By creating music that is deeply inspired by the natural world and is at once informal and relatable while also offering depth and complexity, Ives effortlessly captures elements of style that reflect an Oregonian approach to life. A relative of the legendary composer Charles Ives, she carries on the tradition of her ancestral namesake with modern relevance, through highly-acclaimed performances of her work given by the Portland Chamber Orchestra, Fear No Music, Friends of Rain, Portland Cello Project, Siletz Bay Music Festival, Oregon Bach Festival, and OBF Composers Symposium as well as broadcasts on All Classical Portland and KBBI (Alaska). Committed to creating music of consequence, Ives works with indigenous communities to authentically capture, amplify, and relay their stories to wider audiences. For example, her recent large-scale, multimedia orchestral work, Celilo Falls: We Were There, traces geologic and human history with “stunning, assiduously crafted, and mostly melodic music… a many-splendored artistic experience… universal in [its] artistic, social and political impact.” (Oregon ArtsWatch) With the help of a grant from the Regional Arts and Culture Council, Ives is completing a recording for which she commissioned six leading Oregon composers including herself to write new works inspired by the Allemandes from J. S. Bach’s Suites for solo cello. 


In addition to her role as Principal Cellist of the Oregon Symphony, Ives is a member of the Palatine Trio, the Rose City Trio, and the trailblazing ensemble, Fear No Music. She has recently appeared with Chamber Music Northwest, Third Angle, Portland Piano International, the Oregon Bach Festival, Portland Cello Project, 45th Parallel Universe, and in solo concerto performance with the Oregon Symphony, Vancouver Symphony, Portland Columbia Symphony, Clark College Orchestra, and Cascade Festival of Music, “demonstrating with attentive grace that technically challenging and sonically difficult music can still be beautiful.” (Oregon ArtsWatch) A regular performer in live radio broadcast on All Classical Portland’s Thursdays @ Three, she was also the “Cellist in Residence” for a year on Oregon Public Broadcasting’s arts news magazine State of Wonder.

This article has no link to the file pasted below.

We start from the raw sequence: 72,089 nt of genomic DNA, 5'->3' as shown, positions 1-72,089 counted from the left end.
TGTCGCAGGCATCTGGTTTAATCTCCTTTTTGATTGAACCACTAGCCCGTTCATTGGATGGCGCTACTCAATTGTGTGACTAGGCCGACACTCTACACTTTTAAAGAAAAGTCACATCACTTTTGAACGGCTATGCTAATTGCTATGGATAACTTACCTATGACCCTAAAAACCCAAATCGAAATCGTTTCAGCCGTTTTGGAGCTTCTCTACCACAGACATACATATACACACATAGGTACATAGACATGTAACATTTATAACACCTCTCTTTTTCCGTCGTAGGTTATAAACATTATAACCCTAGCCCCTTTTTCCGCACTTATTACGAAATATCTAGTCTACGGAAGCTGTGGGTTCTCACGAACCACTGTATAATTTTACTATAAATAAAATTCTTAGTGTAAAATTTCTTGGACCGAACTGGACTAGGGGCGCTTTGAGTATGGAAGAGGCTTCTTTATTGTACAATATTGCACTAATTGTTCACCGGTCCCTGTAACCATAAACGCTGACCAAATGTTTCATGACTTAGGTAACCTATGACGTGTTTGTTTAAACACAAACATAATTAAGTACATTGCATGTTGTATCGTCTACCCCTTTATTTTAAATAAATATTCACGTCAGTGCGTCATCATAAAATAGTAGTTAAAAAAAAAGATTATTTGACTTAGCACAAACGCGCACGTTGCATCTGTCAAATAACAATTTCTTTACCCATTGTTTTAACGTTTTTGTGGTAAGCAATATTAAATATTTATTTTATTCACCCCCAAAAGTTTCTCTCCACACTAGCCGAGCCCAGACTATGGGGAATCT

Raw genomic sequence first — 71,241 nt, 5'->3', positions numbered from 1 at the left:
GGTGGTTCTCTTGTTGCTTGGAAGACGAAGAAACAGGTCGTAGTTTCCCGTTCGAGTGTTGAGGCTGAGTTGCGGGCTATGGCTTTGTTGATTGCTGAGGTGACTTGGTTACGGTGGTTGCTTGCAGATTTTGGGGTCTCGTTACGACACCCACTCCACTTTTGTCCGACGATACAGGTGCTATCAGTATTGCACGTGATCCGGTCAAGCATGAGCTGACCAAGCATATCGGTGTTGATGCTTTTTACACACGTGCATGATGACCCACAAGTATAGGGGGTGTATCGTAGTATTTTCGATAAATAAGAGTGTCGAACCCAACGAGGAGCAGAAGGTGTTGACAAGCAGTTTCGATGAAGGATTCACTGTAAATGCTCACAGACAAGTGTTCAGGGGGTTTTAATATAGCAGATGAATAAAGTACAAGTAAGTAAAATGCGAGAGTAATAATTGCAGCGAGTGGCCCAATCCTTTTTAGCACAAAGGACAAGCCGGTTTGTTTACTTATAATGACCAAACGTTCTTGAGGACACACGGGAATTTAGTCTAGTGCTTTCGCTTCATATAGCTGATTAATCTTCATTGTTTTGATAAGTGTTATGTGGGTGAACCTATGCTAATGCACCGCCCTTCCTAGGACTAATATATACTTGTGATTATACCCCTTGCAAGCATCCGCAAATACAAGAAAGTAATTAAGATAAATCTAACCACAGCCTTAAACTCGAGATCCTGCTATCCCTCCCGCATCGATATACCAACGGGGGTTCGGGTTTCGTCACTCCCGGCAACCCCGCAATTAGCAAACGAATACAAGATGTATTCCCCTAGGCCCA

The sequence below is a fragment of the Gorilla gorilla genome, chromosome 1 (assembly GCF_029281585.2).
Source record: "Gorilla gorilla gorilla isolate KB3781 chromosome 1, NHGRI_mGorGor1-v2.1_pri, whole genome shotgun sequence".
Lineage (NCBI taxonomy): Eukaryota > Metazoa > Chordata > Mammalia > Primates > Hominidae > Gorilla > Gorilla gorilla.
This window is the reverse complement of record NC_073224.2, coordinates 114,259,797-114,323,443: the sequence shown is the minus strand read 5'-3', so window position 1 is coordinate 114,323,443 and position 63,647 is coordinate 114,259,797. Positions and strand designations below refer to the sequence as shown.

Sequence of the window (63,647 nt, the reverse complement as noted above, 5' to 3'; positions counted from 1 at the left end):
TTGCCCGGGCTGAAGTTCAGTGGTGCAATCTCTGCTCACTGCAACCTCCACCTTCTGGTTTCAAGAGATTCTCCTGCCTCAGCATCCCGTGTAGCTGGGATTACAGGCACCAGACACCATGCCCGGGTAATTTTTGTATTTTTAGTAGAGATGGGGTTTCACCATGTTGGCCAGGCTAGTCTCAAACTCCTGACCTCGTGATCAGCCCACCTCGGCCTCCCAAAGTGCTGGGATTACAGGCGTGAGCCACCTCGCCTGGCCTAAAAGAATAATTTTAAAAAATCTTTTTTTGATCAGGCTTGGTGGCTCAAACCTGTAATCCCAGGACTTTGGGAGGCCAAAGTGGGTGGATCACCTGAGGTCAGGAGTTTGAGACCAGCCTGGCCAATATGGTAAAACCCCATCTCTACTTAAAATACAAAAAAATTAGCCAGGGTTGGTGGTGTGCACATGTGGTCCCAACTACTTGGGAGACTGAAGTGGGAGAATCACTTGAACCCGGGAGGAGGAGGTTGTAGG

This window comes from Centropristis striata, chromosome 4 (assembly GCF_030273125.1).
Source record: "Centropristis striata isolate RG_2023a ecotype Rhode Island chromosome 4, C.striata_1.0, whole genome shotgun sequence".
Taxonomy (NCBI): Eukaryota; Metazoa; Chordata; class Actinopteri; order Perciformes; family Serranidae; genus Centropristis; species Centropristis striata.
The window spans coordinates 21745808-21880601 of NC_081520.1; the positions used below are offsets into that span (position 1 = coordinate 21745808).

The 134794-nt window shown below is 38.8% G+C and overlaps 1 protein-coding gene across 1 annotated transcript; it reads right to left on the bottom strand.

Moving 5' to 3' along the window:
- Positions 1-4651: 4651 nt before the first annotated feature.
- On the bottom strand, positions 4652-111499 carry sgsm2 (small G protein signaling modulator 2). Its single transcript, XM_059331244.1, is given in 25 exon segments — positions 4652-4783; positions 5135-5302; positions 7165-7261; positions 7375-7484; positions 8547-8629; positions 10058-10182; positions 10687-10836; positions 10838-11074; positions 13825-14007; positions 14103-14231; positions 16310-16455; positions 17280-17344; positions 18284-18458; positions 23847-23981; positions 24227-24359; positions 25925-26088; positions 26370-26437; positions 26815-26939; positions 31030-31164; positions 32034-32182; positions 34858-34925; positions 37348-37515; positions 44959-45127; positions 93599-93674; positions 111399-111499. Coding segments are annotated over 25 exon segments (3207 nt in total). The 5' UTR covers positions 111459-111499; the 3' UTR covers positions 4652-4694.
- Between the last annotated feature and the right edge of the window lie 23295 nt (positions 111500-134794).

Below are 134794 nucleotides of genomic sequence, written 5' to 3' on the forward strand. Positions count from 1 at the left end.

Having received a DMA from the Manhattan School of Music, Ives thrived in New York City where she was Principal Cello and a founding member of the Grammy-nominated Manhattan Chamber Orchestra, and Principal Cello of the American Chamber Opera Company. She was a regular recitalist at the Friends of the Arts Beethoven Festival and the Apollo Muses Festival in New Jersey, and in addition to performing the standard concerto repertoire with orchestras in the Northeast and the Midwest, she premiered her own composition Dialogue III for cello and orchestra with the Danbury Community Orchestra. Her rich history of new music performance includes membership in the North-South Consonance and Musicians’ Accord, through which she gave over one hundred premieres by such illustrious composers as Milton Babbitt, Chen Yi and Bruce Adolphe. Her talent and versatility led to recordings on the Opus One and Koch labels and to soundtrack recordings for PBS and the Smithsonian. Known for her venturesome approach to music-making, she appeared with Laurie Anderson and Brazilian pop star Gal Costa at the Brooklyn Academy of Music Next Wave Festival, with Nana Vasconcelos at The Knitting Factory and Merkin Hall, and recorded with rock star Lenny Kravitz. Embracing an expansive approach to her artistry, Ives combined acting with cello playing in an Off-Broadway production of Orpheus in Love by Craig Lucas, and while on tour with Phantom of the Opera, performed a comedy routine about the cello in AIDS benefits across the country.


An enthusiastic teacher and mentor, Ives is an Instructor of Chamber Music at Lewis & Clark College. As a co-founder of Classical Up Close, she provides greater community access to music, bringing intimate performance to the places where people live, work, and play. Ives serves on the Board of Directors for All Classical Portland and is a past board member of the Oregon Cello Society and the Oregon Symphony.